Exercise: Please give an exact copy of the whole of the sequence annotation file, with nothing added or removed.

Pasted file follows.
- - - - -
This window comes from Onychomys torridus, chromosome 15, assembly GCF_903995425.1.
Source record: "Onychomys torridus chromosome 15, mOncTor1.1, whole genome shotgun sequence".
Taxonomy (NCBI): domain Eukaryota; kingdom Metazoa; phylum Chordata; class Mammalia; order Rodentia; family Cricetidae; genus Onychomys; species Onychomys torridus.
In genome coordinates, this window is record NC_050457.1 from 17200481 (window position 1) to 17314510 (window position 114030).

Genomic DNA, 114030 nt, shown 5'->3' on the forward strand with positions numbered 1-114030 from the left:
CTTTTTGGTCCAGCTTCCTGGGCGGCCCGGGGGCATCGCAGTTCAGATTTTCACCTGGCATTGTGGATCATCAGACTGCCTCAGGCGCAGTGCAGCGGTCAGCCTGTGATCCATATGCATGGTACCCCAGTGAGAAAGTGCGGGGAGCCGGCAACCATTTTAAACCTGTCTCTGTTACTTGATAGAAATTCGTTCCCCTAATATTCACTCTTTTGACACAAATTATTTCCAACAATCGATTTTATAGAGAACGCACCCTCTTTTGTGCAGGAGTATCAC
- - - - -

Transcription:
This window comes from Onychomys torridus, chromosome 15, assembly GCF_903995425.1.
Source record: "Onychomys torridus chromosome 15, mOncTor1.1, whole genome shotgun sequence".
Taxonomy (NCBI): domain Eukaryota; kingdom Metazoa; phylum Chordata; class Mammalia; order Rodentia; family Cricetidae; genus Onychomys; species Onychomys torridus.
In genome coordinates, this window is record NC_050457.1 from 17200481 (window position 1) to 17314510 (window position 114030).

Genomic DNA, 114030 nt, shown 5'->3' on the forward strand with positions numbered 1-114030 from the left:
CTTTTTGGTCCAGCTTCCTGGGCGGCCCGGGGGCATCGCAGTTCAGATTTTCACCTGGCATTGTGGATCATCAGACTGCCTCAGGCGCAGTGCAGCGGTCAGCCTGTGATCCATATGCATGGTACCCCAGTGAGAAAGTGCGGGGAGCCGGCAACCATTTTAAACCTGTCTCTGTTACTTGATAGAAATTCGTTCCCCTAATATTCACTCTTTTGACACAAATTATTTCCAACAATCGATTTTATAGAGAACGCACCCTCTTTTGTGCAGGAGTATCAC